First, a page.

Hoping to grow businesses in the semiconductor and advanced-manufacturing industries, the Colorado Office of Economic Development and International Trade wants to replicate its popular enterprise-zone program with tax-enhanced zones specifically for those sectors.
A bill moving easily through the Colorado Legislature in the final days of its session would create new tax incentives targeted at those industries. The effort comes as the federal government prepares to dole out $280 billion to these sectors over the next five years as part of the CHIPS (Creating Helpful Incentives to Produce Semiconductors) and Science Act.
To be sure, Colorado is not in the running for the multi-billion-dollar semiconductor manufacturing plants that states like Ohio and Arizona have begun to lay the groundwork for, but OEDIT officials believe companies supplying the semiconductor industry can benefit. And House Bill 1260 sets aside $75 million over the next five years as incentives to attract those companies and expand those firms with a presence already here, believing that money can leverage even larger sums coming from Washington D.C.
Part of a national push
“We wanted there to be cash available so that we could compete with other cities,” Jeff Kraft, OEDIT director of business funding and incentives, told The Sum & Substance, adding in an interview that he thinks Colorado could attract several billion dollars’ worth of investments. “We think this could ramp up over time and could be used for semiconductor supply-chain and other advanced manufacturing.”
The issue of bringing semiconductor manufacturing back to America has become an increasingly urgent one as China has grown more aggressive toward Taiwan, which makes more than 60% of the world’s semiconductors. The CHIPS and Science Act represents an attempt to offer major government aid to companies to build capital-intensive production factories in the U.S. and to offer smaller but still significant amounts of tax breaks to firms that produce the materials needed for semiconductor manufacturing.
Colorado has several hubs of such manufacturing now, particularly in Colorado Springs and Loveland, though Grand Junction is making a push to attract smaller supply-chain firms and companies that sell equipment to semiconductor fabrication plants as well, Kraft said. The $15 million in annual incentives in HB 1260 could, in combination with federal aid, help emerging local companies to expand and may be enough to attract smaller facilities of international companies that fear the geopolitical risk of staying in Taiwan may be too high.
A twist on existing tax breaks
The proposed state incentives replicate three frequently claimed enterprise-zone incentives: An investment tax credit equivalent to 3% of new spending, an $1,100 tax credit for each new employee hired and a tax credit equal to 3% of annual research and development spending. However, under HB 1260, local governments can create a “CHIPS Zone” in which companies can locate to create those credits without requiring that the zone be in an area of economic under-development, as is needed to create an enterprise zone.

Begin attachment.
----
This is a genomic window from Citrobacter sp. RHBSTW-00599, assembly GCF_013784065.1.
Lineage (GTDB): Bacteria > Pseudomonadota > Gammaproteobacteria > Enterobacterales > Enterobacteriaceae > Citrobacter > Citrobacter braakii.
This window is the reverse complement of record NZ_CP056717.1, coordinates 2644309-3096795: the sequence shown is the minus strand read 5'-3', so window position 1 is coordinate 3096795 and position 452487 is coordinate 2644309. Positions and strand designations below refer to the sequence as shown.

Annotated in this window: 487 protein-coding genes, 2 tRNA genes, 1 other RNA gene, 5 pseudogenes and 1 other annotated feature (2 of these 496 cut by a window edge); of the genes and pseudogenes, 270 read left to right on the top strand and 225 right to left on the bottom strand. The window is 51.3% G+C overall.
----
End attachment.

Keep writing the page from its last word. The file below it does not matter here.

Rather than require tax-credit recipients subtract the tax credits from their tax liability, the proposal allows them to be taken as refundable tax credits that can be submitted to the Colorado Department of Revenue for repayment at 80% of their value. Many capital-intensive companies that make large investments in manufacturing plants can go a decade or more without accruing a tax liability, so the refundable nature of the tax credits will be more attractive to them, Kraft noted.
Also, the bill dispenses with the typical requirement that a state tax-credit recipient pay salaries equivalent to 100% of the average annual wage of the county in which they live and bumps that floor qualification pay level down to 75% of the local average annual wage. The reason behind that decision, Kraft said, was that average annual wages have soared with the elimination of so many lower-paying service-industry jobs since the start of the pandemic, leaving it difficult for some factories that still could boost the economy to reach that bar.
Boosting semiconductor businesses
Business groups largely have supported the effort, particularly as it comes in conjunction with a pair of bills that seek to help fund the education and credentialing of students going into fields with high needs for workers.
“This is a step in a positive direction,” Colorado Chamber of Commerce Senior Vice President of Governmental Relations Meghan Dollar told the chamber’s tax council last month. “There is a lot of incentives in there in hopes of bringing those types of businesses to Colorado.”
It’s not Colorado’s first investment in this area. In 2020, as the federal government indicated it would make greater investments in semiconductor manufacturing, the Colorado Economic Development Commission set aside $1.5 million to use as matching funds for federal grants on which the state would bid.
Legislative support for semiconductors
And the bipartisan effort has received bipartisan support, passing the House by an overwhelming 54-9 vote on Wednesday and then receiving final Senate approval this morning by a tally of 33-1. The House still must concur on minor amendments made in the Senate, but that isn’t expected to be a problem.
But co-sponsoring Sen. Mark Baisley, R-Woodland Park, has boasted that the bill represents “a relatively small investment for an enormous potential return,” which could spread as well into the area of quantum computing.
And his Democratic partner on the bill, Sen. Kevin Priola of Henderson, said the benefits of boosting semiconductor manufacturing in Colorado reach into several areas.
“This bill is not only for national security but also economic development in the state of Colorado,” Priola said Saturday.